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Security Automation

Firefox OS uses some automation to spot security errors throughout the development & build process. This article aims to documents how to work with those.

ESLint Security Checks in Firefox OS Gaia

Firefox OS Gaia uses ESLint to perform some basic security checks. We use https://github.com/mozfreddyb/eslint-plugin-no-unsafe-innerhtml. These checks are built into the Makefile as well as the git commit hook. The idea of these checks is to ensure that certain provably insecure coding patterns are avoided in our code base. We encourage developers to use the sanitizer.js library in gaia shared.

Unsafe assignment to innerHTML spotted

Fixing the test error

This error message suggests that you are using an unsafe coding pattern. Please do not assign variables to innerHTML, if at all possible. The new way requires the sanitizer.js library:

// if not included in the current project, you need require the sanitizer.js library from shared/js/
foo.innerHTML = Sanitizer.escapeHTML`<a href="${link}">click</a>`

Ignoring the test failure

If you can not apply this new coding style, please see below on how to get help.

Unsafe call to insertAdjacentHTML spotted

Fixing the test error

This error message suggests that you are using an unsafe coding pattern. Please do not simply call insertAdjacentHTML with a pure variable parameter. The new way requires the sanitizer.js library:

// if not included in the current project, you need require the sanitizer.js library from shared/js/
node.insertAdjacentHTML('afterend', Sanitizer.escapeHTML`<a href="${link}">click</a>`);

Ignoring the test failure

If you can not apply this new coding style, please see below on how to get help.

Storing and re-using the escaped HTML

The sanitizer has two basic usages. The first one is explained above, where we try to fix the most common errors. If you really need to generate your HTML somewhere else and e.g. cache it, you won't be able to run `escapeHTML` on a string that still carries the distinction between static HTML and user inputs. Thus, there is another feature in Sanitizer that allows you to create an object that contains escaped HTML which is guaranteed to be safe and thus allowed for direct innerHTML assignments (and insertAdjacentHTML calls): createSafeHTML and unwrapSafeHTML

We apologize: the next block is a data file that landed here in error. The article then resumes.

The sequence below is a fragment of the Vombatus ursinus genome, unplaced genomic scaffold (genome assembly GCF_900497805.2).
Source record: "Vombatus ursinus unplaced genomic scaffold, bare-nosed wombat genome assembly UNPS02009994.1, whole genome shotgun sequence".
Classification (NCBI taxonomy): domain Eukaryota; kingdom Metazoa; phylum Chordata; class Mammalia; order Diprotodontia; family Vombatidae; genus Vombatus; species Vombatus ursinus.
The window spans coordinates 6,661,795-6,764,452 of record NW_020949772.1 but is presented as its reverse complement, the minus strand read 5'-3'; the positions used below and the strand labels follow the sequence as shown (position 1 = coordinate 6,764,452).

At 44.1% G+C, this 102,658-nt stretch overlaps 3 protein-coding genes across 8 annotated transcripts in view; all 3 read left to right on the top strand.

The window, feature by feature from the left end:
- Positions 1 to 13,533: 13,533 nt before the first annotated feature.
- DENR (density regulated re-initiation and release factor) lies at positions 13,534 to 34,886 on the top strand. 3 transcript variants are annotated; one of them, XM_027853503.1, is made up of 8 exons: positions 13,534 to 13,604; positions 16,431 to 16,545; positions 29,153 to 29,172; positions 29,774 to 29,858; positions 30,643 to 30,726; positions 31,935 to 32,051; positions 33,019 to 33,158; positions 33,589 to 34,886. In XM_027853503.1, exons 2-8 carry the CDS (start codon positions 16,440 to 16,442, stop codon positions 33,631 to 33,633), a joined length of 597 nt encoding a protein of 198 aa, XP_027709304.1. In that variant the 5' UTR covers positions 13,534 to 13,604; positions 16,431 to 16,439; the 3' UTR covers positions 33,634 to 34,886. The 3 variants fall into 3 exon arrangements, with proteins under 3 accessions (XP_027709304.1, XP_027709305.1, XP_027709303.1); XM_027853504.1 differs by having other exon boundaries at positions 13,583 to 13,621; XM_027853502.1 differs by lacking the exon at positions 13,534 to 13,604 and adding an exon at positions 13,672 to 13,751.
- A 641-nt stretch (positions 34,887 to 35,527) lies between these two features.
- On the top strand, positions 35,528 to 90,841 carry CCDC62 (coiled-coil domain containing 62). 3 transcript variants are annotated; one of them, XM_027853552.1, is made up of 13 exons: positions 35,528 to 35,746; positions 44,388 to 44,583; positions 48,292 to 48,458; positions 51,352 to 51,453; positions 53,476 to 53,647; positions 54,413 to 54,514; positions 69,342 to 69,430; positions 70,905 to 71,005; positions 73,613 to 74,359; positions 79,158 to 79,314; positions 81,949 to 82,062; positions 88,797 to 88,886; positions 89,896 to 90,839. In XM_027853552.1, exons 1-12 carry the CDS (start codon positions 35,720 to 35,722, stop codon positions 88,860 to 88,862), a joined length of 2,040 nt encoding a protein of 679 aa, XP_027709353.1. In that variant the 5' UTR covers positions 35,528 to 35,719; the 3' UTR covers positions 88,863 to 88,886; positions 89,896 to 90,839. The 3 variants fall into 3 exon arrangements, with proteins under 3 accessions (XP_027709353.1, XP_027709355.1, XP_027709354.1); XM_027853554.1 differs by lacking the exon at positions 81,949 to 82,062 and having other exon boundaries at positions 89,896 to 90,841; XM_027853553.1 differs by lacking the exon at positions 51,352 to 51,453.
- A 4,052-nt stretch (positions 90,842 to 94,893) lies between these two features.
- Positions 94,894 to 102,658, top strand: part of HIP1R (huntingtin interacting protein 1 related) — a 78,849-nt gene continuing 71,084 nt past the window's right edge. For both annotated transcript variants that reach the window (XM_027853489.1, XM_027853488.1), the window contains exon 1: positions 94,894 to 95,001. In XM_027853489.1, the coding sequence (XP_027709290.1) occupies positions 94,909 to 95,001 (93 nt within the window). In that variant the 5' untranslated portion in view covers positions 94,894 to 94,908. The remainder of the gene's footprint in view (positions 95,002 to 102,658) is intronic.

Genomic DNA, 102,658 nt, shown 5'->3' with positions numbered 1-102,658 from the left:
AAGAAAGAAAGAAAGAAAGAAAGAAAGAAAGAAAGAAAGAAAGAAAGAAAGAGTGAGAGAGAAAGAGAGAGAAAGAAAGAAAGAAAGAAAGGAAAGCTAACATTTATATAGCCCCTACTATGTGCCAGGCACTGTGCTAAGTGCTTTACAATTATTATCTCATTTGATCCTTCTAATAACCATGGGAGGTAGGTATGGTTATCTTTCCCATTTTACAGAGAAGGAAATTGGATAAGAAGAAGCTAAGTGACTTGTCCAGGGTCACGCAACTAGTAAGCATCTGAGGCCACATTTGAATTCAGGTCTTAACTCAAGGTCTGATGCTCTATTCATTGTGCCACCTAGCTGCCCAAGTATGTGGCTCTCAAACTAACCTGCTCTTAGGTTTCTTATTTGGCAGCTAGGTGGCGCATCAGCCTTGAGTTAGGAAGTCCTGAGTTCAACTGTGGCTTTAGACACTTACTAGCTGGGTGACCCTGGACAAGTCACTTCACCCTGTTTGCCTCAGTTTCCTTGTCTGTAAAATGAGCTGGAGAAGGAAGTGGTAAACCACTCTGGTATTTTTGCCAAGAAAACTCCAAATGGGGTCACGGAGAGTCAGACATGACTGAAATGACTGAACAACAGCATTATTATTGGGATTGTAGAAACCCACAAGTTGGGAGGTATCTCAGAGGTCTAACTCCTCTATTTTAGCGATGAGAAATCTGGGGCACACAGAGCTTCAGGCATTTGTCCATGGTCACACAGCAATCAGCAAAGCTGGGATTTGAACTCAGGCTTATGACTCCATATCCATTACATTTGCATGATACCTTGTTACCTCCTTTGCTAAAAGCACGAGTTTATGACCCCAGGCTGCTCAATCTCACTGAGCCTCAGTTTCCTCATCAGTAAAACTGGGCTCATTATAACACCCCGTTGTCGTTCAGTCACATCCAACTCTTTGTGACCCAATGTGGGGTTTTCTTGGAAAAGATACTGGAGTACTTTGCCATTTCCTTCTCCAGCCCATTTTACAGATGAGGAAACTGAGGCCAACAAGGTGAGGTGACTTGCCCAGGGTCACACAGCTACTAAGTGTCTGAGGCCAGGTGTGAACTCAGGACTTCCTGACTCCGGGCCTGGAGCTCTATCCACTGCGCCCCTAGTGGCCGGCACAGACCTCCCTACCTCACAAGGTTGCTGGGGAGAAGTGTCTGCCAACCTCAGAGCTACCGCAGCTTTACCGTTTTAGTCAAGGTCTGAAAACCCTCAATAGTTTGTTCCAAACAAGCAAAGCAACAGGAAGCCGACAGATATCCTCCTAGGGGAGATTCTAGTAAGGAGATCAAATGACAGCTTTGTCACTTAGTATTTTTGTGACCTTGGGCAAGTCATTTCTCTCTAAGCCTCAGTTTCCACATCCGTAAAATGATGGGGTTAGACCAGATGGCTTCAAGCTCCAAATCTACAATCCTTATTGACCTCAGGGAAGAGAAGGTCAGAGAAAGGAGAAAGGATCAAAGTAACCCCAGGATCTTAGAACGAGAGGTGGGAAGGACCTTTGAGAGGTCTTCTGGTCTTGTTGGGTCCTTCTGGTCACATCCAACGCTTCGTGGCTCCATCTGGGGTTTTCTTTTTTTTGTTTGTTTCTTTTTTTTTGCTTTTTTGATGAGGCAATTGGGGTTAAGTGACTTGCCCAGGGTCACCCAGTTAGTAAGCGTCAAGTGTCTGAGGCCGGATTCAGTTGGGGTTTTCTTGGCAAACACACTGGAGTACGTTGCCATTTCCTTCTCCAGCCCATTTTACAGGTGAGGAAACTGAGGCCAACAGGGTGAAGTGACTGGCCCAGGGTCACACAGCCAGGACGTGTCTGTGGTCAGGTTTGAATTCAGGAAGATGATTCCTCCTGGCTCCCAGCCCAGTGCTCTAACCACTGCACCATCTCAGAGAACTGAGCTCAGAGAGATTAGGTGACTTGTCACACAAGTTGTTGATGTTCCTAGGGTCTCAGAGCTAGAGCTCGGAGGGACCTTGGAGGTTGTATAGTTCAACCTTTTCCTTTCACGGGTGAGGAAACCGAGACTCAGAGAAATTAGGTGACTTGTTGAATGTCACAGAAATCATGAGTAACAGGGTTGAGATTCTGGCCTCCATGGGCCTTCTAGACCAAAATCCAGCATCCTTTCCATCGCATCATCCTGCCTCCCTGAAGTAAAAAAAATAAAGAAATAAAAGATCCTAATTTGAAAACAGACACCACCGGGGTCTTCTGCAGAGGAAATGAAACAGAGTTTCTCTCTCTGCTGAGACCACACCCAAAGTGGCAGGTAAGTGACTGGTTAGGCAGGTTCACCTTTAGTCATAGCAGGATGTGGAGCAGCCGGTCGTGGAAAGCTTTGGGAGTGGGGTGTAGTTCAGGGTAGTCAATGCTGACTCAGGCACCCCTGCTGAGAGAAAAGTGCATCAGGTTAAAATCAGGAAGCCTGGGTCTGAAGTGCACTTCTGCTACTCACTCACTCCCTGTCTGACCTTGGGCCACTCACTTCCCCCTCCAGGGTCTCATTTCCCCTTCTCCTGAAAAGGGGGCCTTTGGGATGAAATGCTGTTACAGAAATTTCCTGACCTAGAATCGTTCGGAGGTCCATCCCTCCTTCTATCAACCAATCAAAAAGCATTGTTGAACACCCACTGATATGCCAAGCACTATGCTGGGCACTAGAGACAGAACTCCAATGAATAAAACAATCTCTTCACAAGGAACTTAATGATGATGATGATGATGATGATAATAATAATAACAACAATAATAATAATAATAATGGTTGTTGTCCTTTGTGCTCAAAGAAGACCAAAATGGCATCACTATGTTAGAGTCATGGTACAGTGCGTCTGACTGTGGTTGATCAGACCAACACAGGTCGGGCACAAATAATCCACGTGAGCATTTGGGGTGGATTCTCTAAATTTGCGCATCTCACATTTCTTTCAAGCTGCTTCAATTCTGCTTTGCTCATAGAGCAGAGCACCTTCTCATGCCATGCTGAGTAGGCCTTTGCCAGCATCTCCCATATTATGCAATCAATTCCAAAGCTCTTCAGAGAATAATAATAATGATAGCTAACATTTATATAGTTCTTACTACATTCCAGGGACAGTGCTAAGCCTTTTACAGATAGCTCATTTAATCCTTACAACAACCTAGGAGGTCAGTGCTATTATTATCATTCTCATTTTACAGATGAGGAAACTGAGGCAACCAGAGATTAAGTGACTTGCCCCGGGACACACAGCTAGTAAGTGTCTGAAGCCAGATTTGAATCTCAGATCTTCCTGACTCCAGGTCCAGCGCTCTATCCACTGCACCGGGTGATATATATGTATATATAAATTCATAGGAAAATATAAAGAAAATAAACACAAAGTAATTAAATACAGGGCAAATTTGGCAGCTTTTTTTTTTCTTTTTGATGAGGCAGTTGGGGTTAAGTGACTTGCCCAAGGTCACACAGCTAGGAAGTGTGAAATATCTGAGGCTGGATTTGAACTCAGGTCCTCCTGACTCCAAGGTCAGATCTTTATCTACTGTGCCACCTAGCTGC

// create the HTML object for later usage
function storeGreeting(username) {
  var safeHTML = Sanitizer.createSafeHTML`<p>Hello ${username}</p>`;
  cache.store('greeting', safeHTML)
}

// re-use the existing safe-HTML object
function useGreeting(domNode) {
  var htmlObj = cache.retrieve('greeting');
  domNode.innerHTML = Sanitizer.unwrapSafeHTML(htmlObj);
}

 

What if the new pattern can not be applied

If you cannot apply the escapeHTML pattern, try to work with the createSafeHTML and unwrapSafeHTML flow. If this does not work, don't worry. Every rule has its exceptions. If you think your example is not unsafe, you can file a bug that blocks against bug 1155131. Even better, you can submit a pull request and improve our automation, so that it will no longer complain about scripts like yours.

If you want your unsafe example to be discussed further even though it is unsafe, please raise this with the Firefox OS Security Team by requesting the sec-review? flag on your implementation bug towards fxos@security.bugs.

Implementation Details

Document Tags and Contributors

 Contributors to this page: chrisdavidmills, freddyb, marumari
 Last updated by: chrisdavidmills,